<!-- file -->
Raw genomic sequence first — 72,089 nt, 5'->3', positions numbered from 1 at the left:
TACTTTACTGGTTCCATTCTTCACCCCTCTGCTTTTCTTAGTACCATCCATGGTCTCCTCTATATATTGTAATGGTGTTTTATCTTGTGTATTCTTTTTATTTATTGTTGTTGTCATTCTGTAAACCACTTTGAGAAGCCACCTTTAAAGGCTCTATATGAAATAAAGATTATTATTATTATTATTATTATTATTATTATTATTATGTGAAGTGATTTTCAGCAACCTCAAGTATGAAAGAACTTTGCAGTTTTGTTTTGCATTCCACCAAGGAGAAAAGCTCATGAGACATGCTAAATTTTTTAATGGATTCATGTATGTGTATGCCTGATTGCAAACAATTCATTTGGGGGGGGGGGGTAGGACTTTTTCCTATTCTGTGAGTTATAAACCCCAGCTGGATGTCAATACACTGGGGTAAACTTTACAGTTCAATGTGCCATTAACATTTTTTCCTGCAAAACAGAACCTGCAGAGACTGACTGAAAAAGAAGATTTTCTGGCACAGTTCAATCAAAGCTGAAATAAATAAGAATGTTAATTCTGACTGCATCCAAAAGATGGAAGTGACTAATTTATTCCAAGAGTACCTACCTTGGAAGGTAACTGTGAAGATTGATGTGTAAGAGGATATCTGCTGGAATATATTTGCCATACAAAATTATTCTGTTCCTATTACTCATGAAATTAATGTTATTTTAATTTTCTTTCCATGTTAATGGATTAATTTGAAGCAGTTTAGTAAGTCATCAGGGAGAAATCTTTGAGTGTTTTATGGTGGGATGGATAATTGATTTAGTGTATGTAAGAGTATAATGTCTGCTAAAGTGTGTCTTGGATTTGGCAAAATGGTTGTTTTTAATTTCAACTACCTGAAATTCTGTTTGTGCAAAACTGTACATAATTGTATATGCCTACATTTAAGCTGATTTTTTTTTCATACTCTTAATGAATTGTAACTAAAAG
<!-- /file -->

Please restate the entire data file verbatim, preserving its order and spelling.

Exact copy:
Raw genomic sequence first — 72,089 nt, 5'->3', positions numbered from 1 at the left:
TACTTTACTGGTTCCATTCTTCACCCCTCTGCTTTTCTTAGTACCATCCATGGTCTCCTCTATATATTGTAATGGTGTTTTATCTTGTGTATTCTTTTTATTTATTGTTGTTGTCATTCTGTAAACCACTTTGAGAAGCCACCTTTAAAGGCTCTATATGAAATAAAGATTATTATTATTATTATTATTATTATTATTATTATTATGTGAAGTGATTTTCAGCAACCTCAAGTATGAAAGAACTTTGCAGTTTTGTTTTGCATTCCACCAAGGAGAAAAGCTCATGAGACATGCTAAATTTTTTAATGGATTCATGTATGTGTATGCCTGATTGCAAACAATTCATTTGGGGGGGGGGGGTAGGACTTTTTCCTATTCTGTGAGTTATAAACCCCAGCTGGATGTCAATACACTGGGGTAAACTTTACAGTTCAATGTGCCATTAACATTTTTTCCTGCAAAACAGAACCTGCAGAGACTGACTGAAAAAGAAGATTTTCTGGCACAGTTCAATCAAAGCTGAAATAAATAAGAATGTTAATTCTGACTGCATCCAAAAGATGGAAGTGACTAATTTATTCCAAGAGTACCTACCTTGGAAGGTAACTGTGAAGATTGATGTGTAAGAGGATATCTGCTGGAATATATTTGCCATACAAAATTATTCTGTTCCTATTACTCATGAAATTAATGTTATTTTAATTTTCTTTCCATGTTAATGGATTAATTTGAAGCAGTTTAGTAAGTCATCAGGGAGAAATCTTTGAGTGTTTTATGGTGGGATGGATAATTGATTTAGTGTATGTAAGAGTATAATGTCTGCTAAAGTGTGTCTTGGATTTGGCAAAATGGTTGTTTTTAATTTCAACTACCTGAAATTCTGTTTGTGCAAAACTGTACATAATTGTATATGCCTACATTTAAGCTGATTTTTTTTTCATACTCTTAATGAATTGTAACTAAAAG